Do you know that when you are traveling abroad, you get ripped off by the local vendors (via their banks)? Yes, that is true. Read on to find out how you get ripped off with Currency Conversion During Travel and how to avoid it and save some cash!

During one of my recent trips to Spain, I was asked, when paying for the car rental, if I wanted to pay in GBP or in Euros. I did not know. So I asked the person which would better. Without skipping a beat, the person told me that I may get a better rate if I paid in the currency of the card. So I selected GBP on the card machine, made the payment and thought nothing about it until I got back.

On my statement, I saw an amount for the rental in GBP which looked slightly more than I would have expected. Now typically I would not have noticed this. I am not nuanced enough in international currencies and exchange rates to notice differences or discrepancies. But in this case, luckily, the charge for exactly 100 Euros and I would have expected something like £90 charged for the 100 Euros. But the charge was for £98 which did not look right. I knew that GBP was much higher than the Euro.

So I checked the currency exchange rate on Oanda and as I had suspected, it showed me I should have been charged £90.40 for 100 Euros. But here I was looking at an £8 overcharge.

So I called up the merchant in Spain and asked them why I was charged more. After  a long time on the phone back and forth and two managers later, it was revealed that although they had charged 100 Euros on the card machine (which I had seen and approved by entering my pin), the bank/merchant account may have charged a commission for converting the currency from Euros into GBP while charging!

This fact blew my mind!

I became fascinated with this issue and printed out a bunch of statements from my two previous trips to see what the true story is.

Right off the bat, a transaction caught my eye – this was an ATM withdrawal I made in Alicante for 200 Euros. When I was withdrawing the money,  the machine asked me if I wanted to be charged in GBP or Euros and the whole wording made it look like being charged in GBP was somehow beneficial to me since it was the currency of the card and the bank that issued it back home. To my horror, I was charged £194.50 for the 200 Euros that I withdrew. A quick check on Oanda revealed I should have been charged £180.80. That is almost £14 overcharge!

Oh My God! This was insane! I felt like a hole opened up in front of me and swallowed me up!

So some research revealed the following:

It’s a scam that goes by the name of Dynamic Currency Conversion (DCC). DCC means you effectively ask a foreign ATM provider or bank to gleefully make up an exchange rate for you. And the only thing more likely to screw you over than your bank is a foreign bank.

so how to avoid this scam and save your money?

Make sure ALWAYS select the local currency for your charges. Even for the ATM withdrawals. If you are in Europe (EU) always select Euros. In the UK always select GBP. In the USA always select USD. In India always select Rupees. You get the idea.

When you select the local currency you will be charged closer to what is called as the Mid-market exchange rates which are rates derived from the mid-point between the “buy” and “sell” transactional rates from global currency markets. A mid-market rate indicates the value of a currency that is not weighted towards buying or selling.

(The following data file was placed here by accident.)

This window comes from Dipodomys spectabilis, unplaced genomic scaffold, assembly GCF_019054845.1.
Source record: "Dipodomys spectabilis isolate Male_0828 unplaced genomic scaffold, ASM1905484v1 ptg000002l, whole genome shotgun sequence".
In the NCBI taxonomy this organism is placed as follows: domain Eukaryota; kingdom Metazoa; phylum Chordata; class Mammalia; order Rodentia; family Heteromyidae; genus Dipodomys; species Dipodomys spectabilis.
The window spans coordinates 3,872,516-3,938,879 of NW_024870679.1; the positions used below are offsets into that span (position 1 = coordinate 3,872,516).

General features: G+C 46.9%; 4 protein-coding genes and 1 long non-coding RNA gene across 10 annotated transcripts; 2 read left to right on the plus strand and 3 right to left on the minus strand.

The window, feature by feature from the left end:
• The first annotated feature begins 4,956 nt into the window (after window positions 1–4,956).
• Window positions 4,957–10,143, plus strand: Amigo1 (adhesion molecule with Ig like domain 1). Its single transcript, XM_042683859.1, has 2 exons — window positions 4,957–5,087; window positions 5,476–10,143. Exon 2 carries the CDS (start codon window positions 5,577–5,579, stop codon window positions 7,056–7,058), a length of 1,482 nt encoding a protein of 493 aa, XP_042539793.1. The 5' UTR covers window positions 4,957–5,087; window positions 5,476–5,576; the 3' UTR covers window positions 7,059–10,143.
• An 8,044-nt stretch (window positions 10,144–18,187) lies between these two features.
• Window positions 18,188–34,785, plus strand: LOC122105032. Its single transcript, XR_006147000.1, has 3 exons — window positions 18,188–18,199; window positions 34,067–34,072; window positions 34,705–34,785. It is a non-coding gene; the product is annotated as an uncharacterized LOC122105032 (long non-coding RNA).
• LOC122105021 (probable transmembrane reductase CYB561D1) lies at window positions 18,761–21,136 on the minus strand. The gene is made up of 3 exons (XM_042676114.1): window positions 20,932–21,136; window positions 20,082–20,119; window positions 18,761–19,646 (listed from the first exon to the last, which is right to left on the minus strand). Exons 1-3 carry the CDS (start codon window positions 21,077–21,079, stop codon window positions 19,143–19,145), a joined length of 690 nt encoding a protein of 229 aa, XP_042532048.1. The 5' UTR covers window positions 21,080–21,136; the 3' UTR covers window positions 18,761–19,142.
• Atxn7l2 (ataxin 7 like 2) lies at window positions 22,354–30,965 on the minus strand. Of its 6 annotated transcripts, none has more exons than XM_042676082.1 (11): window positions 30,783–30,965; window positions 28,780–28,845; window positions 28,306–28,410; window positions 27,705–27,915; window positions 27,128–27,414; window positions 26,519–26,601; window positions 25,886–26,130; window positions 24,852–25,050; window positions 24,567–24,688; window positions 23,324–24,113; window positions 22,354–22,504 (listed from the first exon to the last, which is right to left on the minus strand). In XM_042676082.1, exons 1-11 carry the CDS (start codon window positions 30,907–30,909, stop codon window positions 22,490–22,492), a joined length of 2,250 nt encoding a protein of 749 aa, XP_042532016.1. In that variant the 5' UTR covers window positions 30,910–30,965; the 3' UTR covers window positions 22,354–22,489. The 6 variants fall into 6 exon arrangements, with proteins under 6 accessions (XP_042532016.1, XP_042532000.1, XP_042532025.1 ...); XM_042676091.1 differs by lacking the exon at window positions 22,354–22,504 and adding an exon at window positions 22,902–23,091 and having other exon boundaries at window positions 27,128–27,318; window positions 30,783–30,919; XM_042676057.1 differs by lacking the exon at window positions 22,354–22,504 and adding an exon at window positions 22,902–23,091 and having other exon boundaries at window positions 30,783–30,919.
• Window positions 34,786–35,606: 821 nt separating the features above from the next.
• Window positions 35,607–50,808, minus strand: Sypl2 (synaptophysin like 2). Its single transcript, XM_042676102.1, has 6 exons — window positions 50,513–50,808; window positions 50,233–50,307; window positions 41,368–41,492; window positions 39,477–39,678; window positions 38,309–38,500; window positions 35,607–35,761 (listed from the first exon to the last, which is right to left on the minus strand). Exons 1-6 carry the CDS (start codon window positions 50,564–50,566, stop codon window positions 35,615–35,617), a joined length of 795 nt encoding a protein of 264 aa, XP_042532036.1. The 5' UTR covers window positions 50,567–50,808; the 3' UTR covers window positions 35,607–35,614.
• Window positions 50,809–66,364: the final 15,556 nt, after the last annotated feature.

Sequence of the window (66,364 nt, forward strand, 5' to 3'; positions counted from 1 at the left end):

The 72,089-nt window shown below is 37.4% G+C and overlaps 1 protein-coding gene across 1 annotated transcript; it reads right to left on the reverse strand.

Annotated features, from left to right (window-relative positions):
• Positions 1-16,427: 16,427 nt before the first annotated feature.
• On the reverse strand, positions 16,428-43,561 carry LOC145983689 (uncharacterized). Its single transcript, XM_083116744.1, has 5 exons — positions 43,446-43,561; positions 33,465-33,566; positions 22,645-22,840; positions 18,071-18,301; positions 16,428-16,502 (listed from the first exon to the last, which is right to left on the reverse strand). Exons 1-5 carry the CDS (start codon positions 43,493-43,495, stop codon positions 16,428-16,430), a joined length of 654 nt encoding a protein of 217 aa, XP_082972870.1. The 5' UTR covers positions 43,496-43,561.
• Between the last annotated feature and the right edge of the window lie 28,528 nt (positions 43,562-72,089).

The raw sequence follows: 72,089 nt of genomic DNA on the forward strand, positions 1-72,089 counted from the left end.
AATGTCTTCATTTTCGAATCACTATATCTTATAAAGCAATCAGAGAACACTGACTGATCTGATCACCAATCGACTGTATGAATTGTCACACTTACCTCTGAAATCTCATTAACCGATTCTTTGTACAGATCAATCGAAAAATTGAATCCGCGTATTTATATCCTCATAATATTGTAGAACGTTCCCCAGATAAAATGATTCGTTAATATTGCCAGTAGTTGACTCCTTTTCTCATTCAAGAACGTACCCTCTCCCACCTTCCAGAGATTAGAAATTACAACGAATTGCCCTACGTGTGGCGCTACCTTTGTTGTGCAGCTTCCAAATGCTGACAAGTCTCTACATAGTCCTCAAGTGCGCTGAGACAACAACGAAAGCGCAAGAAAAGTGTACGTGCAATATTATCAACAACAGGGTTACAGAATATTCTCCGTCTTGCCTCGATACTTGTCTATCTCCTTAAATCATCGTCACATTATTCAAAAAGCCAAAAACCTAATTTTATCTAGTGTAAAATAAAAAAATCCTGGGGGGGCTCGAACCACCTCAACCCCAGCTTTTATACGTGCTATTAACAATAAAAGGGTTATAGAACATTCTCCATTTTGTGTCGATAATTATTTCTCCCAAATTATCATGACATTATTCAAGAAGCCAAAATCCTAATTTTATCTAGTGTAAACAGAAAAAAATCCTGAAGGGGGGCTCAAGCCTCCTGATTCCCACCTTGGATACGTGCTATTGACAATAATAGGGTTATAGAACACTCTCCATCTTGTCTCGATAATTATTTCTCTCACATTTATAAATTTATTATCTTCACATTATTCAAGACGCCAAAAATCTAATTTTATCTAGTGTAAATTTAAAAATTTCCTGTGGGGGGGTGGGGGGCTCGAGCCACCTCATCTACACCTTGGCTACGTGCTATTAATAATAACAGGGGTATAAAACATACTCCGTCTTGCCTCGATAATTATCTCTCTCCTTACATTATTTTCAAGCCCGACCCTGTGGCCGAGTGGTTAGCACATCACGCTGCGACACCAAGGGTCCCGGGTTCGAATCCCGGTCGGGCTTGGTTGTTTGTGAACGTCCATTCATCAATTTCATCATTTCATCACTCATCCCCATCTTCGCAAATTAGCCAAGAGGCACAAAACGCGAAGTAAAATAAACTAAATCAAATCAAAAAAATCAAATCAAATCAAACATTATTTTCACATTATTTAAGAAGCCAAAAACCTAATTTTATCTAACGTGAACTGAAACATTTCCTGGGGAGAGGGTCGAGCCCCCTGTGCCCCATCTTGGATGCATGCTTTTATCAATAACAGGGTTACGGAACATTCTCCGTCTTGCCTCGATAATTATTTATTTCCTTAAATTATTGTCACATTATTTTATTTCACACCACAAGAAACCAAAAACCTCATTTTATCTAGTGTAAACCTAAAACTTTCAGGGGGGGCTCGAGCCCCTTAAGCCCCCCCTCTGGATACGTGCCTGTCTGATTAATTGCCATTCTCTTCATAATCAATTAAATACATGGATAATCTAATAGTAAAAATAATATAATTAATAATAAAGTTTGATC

Transactional (“Buy” and “sell”) rates include overheads and profit margins that are independently set by foreign exchange providers; their rates can vary a lot and will differ from the mid-market rate.

Even when you are sending or receiving money from other countries, you end up losing a lot of money due to hidden commissions levied on top of the exchange rate by intermediary banks.

For example, if you sent £1,000 to a friend in France and the mid-market rate was £1 = €1.43, then your friend would expect to receive  €1,430. However, the bank would use a trumped-up rate such as £1 = €1.37 which would mean your friend gets only €1,370. A €60 loss!!

The same tactics are used by currency exchange companies in airports such as Travelex which recently charged me more GBP for Euros! I have vowed never to use Travelex again in my life as I had experienced this kind of a rip off twice at the Heathrow airport!

People still have this tendency that they need to take the local currency of their destination during travel. And they do this at the airport. You do not have to. You are better off withdrawing cash out of the ATM once you land in the foreign country. Your bank may charge you a small fee for the cash withdrawal but that would be nowhere near the loss you would incur by exchanging currency at the airport of your departure.

Of course, I am not a financial consultant and this should not be considered as financial advice. I suggest you find out how much your bank would charge you for cash withdrawal in a foreign country. Then find out the rate at the exchange counter in the airport and compare that with the mid-market rate on Google or Yahoo finance or Oanda. If the exchange counter if offering you the mid-market rate, then go ahead and exchange your currency.

Do you have any similar rip off of currency conversion during travel stories? If so, please do share them by leaving a comment below so others can become aware.

Banks have been ripping us off in many ways and we need to educate ourselves on how to avoid such scams. And when you are traveling it is more important that you know how you are being scammed, even by international 5-star hotels, when it comes to currency exchange.

Posted by Mash Bonigala

Mash is a Brand Differentiator & Strategist, Film Maker, Traveller, Author and Zen Practitioner. He loves mindfulness, branding, online marketing and startup business challenges.